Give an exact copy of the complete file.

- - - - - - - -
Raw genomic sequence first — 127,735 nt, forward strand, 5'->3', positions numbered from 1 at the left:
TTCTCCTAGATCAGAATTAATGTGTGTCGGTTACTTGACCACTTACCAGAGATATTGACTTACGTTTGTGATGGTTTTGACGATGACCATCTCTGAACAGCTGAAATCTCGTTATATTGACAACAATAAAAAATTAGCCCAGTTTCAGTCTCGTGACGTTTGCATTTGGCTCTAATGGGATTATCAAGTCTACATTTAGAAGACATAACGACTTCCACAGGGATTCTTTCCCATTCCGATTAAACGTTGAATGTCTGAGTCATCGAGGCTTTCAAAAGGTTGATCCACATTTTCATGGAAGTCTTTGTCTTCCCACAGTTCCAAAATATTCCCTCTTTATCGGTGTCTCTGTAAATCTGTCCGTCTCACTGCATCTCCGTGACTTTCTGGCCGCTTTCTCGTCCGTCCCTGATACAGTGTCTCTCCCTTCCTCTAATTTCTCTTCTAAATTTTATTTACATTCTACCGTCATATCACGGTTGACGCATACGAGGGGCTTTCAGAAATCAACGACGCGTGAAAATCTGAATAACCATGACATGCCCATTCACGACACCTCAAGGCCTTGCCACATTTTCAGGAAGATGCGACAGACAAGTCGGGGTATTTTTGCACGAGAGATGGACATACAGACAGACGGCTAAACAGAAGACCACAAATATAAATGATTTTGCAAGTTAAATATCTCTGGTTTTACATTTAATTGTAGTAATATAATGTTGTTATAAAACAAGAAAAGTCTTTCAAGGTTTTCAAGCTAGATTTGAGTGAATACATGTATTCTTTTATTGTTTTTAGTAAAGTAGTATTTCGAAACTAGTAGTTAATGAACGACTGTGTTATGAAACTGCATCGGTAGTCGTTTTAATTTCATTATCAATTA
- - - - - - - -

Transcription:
Raw genomic sequence first — 127,735 nt, forward strand, 5'->3', positions numbered from 1 at the left:
TTCTCCTAGATCAGAATTAATGTGTGTCGGTTACTTGACCACTTACCAGAGATATTGACTTACGTTTGTGATGGTTTTGACGATGACCATCTCTGAACAGCTGAAATCTCGTTATATTGACAACAATAAAAAATTAGCCCAGTTTCAGTCTCGTGACGTTTGCATTTGGCTCTAATGGGATTATCAAGTCTACATTTAGAAGACATAACGACTTCCACAGGGATTCTTTCCCATTCCGATTAAACGTTGAATGTCTGAGTCATCGAGGCTTTCAAAAGGTTGATCCACATTTTCATGGAAGTCTTTGTCTTCCCACAGTTCCAAAATATTCCCTCTTTATCGGTGTCTCTGTAAATCTGTCCGTCTCACTGCATCTCCGTGACTTTCTGGCCGCTTTCTCGTCCGTCCCTGATACAGTGTCTCTCCCTTCCTCTAATTTCTCTTCTAAATTTTATTTACATTCTACCGTCATATCACGGTTGACGCATACGAGGGGCTTTCAGAAATCAACGACGCGTGAAAATCTGAATAACCATGACATGCCCATTCACGACACCTCAAGGCCTTGCCACATTTTCAGGAAGATGCGACAGACAAGTCGGGGTATTTTTGCACGAGAGATGGACATACAGACAGACGGCTAAACAGAAGACCACAAATATAAATGATTTTGCAAGTTAAATATCTCTGGTTTTACATTTAATTGTAGTAATATAATGTTGTTATAAAACAAGAAAAGTCTTTCAAGGTTTTCAAGCTAGATTTGAGTGAATACATGTATTCTTTTATTGTTTTTAGTAAAGTAGTATTTCGAAACTAGTAGTTAATGAACGACTGTGTTATGAAACTGCATCGGTAGTCGTTTTAATTTCATTATCAATTA